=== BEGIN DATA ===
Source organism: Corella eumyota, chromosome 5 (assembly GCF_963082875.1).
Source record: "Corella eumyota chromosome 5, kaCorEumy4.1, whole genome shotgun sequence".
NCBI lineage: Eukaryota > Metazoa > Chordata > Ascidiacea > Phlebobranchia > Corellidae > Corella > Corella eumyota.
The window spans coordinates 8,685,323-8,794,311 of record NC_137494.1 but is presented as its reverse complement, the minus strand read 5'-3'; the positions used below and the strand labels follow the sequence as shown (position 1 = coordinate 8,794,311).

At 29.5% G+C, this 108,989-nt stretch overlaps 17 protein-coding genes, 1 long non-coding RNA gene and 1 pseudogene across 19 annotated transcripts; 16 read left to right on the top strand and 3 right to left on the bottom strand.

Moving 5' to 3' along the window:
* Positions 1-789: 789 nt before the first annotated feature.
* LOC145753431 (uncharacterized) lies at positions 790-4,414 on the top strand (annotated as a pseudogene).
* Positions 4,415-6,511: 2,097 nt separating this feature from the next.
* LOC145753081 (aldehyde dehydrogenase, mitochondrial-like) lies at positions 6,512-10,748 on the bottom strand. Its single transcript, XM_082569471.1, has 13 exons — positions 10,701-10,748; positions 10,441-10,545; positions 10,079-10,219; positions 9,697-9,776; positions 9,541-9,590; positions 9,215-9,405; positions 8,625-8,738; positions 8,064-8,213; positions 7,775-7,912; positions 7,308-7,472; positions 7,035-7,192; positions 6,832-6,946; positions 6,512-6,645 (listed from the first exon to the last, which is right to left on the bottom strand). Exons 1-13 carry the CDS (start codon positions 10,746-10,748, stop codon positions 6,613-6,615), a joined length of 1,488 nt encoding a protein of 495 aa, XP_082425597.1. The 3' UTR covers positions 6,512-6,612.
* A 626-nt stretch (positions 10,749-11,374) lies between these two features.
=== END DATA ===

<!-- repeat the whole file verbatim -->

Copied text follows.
Source organism: Corella eumyota, chromosome 5 (assembly GCF_963082875.1).
Source record: "Corella eumyota chromosome 5, kaCorEumy4.1, whole genome shotgun sequence".
NCBI lineage: Eukaryota > Metazoa > Chordata > Ascidiacea > Phlebobranchia > Corellidae > Corella > Corella eumyota.
The window spans coordinates 8,685,323-8,794,311 of record NC_137494.1 but is presented as its reverse complement, the minus strand read 5'-3'; the positions used below and the strand labels follow the sequence as shown (position 1 = coordinate 8,794,311).

At 29.5% G+C, this 108,989-nt stretch overlaps 17 protein-coding genes, 1 long non-coding RNA gene and 1 pseudogene across 19 annotated transcripts; 16 read left to right on the top strand and 3 right to left on the bottom strand.

Moving 5' to 3' along the window:
* Positions 1-789: 789 nt before the first annotated feature.
* LOC145753431 (uncharacterized) lies at positions 790-4,414 on the top strand (annotated as a pseudogene).
* Positions 4,415-6,511: 2,097 nt separating this feature from the next.
* LOC145753081 (aldehyde dehydrogenase, mitochondrial-like) lies at positions 6,512-10,748 on the bottom strand. Its single transcript, XM_082569471.1, has 13 exons — positions 10,701-10,748; positions 10,441-10,545; positions 10,079-10,219; positions 9,697-9,776; positions 9,541-9,590; positions 9,215-9,405; positions 8,625-8,738; positions 8,064-8,213; positions 7,775-7,912; positions 7,308-7,472; positions 7,035-7,192; positions 6,832-6,946; positions 6,512-6,645 (listed from the first exon to the last, which is right to left on the bottom strand). Exons 1-13 carry the CDS (start codon positions 10,746-10,748, stop codon positions 6,613-6,615), a joined length of 1,488 nt encoding a protein of 495 aa, XP_082425597.1. The 3' UTR covers positions 6,512-6,612.
* A 626-nt stretch (positions 10,749-11,374) lies between these two features.